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Headteacher's saucy Facebook site FURY

PUBLISHED: 16:54 24 June 2009 | UPDATED: 10:48 23 August 2010

TEACHERS have been urged to close or secure accounts on social networking sites after a national newspaper criticised a headmistress for allegedly commenting on her breasts on her Facebook page. Simon Webb, Kent County Council s (KCC) children s services

TEACHERS have been urged to close or secure accounts on social networking sites after a national newspaper criticised a headmistress for allegedly commenting on her breasts on her Facebook page.

Simon Webb, Kent County Council's (KCC) children's services officer, has sent letters to all school staff in north Kent advising them to remove profiles on sites, such as Facebook, MySpace, Bebo and Twitter, that could potentially be seen by pupils.

He warned that posting information on such sites can be risky as users are unable to control who sees their pages.

The letter reads: "I would urge and recommend and individual member of staff to either close any personal accounts or secure them (not a reliable option) to safeguard themselves against future hacking or abuse."

The move follows a national newspaper article about Wilmington Enterpirse College, Common Lane, Wilminigton, headmistress Belinda Langley-Bliss' Facebook page on which she allegedly made comments about the size of her breasts.

Geoff Wybar, headteacher at Gravesend Grammar School in Church Walk, says he will be speaking to his staff about social networking sites.

He said: "I think teachers do have to be careful with the internet and social networking sites. It's a sensible precaution. So much of the information on the sites can be taken right out of context and you could get into hot water for nothing at all. It is a wise precaution for people who work with young people to take. You have to be so careful.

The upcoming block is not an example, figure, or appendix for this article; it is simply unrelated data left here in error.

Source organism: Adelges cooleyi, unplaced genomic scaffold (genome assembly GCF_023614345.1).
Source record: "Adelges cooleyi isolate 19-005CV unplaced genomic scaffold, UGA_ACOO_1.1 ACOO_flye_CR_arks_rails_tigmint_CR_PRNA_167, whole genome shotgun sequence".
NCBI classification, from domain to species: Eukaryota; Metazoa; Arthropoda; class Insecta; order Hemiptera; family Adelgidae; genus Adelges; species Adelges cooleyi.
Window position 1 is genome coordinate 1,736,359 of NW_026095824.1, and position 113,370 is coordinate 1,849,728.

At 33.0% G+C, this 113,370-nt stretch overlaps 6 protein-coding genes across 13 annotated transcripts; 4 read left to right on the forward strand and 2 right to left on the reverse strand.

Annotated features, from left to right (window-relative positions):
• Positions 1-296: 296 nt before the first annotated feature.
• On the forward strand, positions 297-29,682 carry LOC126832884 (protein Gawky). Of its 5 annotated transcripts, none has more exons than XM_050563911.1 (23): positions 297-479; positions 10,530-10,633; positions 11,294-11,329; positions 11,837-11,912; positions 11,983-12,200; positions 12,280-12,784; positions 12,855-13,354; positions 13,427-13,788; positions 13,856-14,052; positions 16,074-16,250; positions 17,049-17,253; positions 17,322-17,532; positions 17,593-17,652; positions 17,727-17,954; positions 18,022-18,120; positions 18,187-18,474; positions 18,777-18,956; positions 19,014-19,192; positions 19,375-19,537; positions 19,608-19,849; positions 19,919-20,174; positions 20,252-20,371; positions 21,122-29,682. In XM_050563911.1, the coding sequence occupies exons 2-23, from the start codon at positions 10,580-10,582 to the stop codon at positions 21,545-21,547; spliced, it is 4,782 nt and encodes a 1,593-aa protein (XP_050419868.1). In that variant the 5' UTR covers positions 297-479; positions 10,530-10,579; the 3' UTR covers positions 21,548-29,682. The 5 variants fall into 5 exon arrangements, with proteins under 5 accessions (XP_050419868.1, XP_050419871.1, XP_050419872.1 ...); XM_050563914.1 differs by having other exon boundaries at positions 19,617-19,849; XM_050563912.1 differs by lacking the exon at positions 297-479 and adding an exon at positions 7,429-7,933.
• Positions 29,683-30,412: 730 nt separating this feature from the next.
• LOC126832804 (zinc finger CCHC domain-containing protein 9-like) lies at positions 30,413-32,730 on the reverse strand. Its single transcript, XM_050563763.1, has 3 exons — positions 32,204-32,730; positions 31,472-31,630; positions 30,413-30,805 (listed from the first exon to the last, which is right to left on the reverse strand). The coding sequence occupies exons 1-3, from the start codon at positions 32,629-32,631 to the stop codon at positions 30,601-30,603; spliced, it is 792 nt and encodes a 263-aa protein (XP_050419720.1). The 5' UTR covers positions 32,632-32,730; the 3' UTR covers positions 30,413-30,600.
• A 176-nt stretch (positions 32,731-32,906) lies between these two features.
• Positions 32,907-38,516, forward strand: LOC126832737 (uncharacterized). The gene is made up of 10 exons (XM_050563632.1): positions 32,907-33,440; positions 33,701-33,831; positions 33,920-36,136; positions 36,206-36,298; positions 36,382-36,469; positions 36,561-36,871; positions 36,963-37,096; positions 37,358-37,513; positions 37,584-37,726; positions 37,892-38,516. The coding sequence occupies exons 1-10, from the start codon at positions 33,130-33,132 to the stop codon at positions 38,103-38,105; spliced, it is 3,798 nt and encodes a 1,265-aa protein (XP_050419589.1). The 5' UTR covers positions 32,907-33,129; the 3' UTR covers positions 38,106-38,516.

"I'm sure a number of my staff do have Facebook sites - it's a very popular phenomenon and I'm sure it can be very positive in a lot of ways but it is a double-edged sword. I don't have one personally but I will be passing on the advice to my staff and I expect them to do what they think is reasonable and professional."

Brian Chadwick, secretary of Gravesham Teachers' Association, also agrees with the move.

He said: "Once you have put information in Facebook it's then free for anybody to view, which would of course include pupils, therefore I think for any teacher to put any personal details or comments about themselves onto it is very ill-advised.

"I know what teachers do in their private lives is their choice so long as it doesn't impinge on what goes on in the classroom but professionally what KCC has done is right and is good advice.

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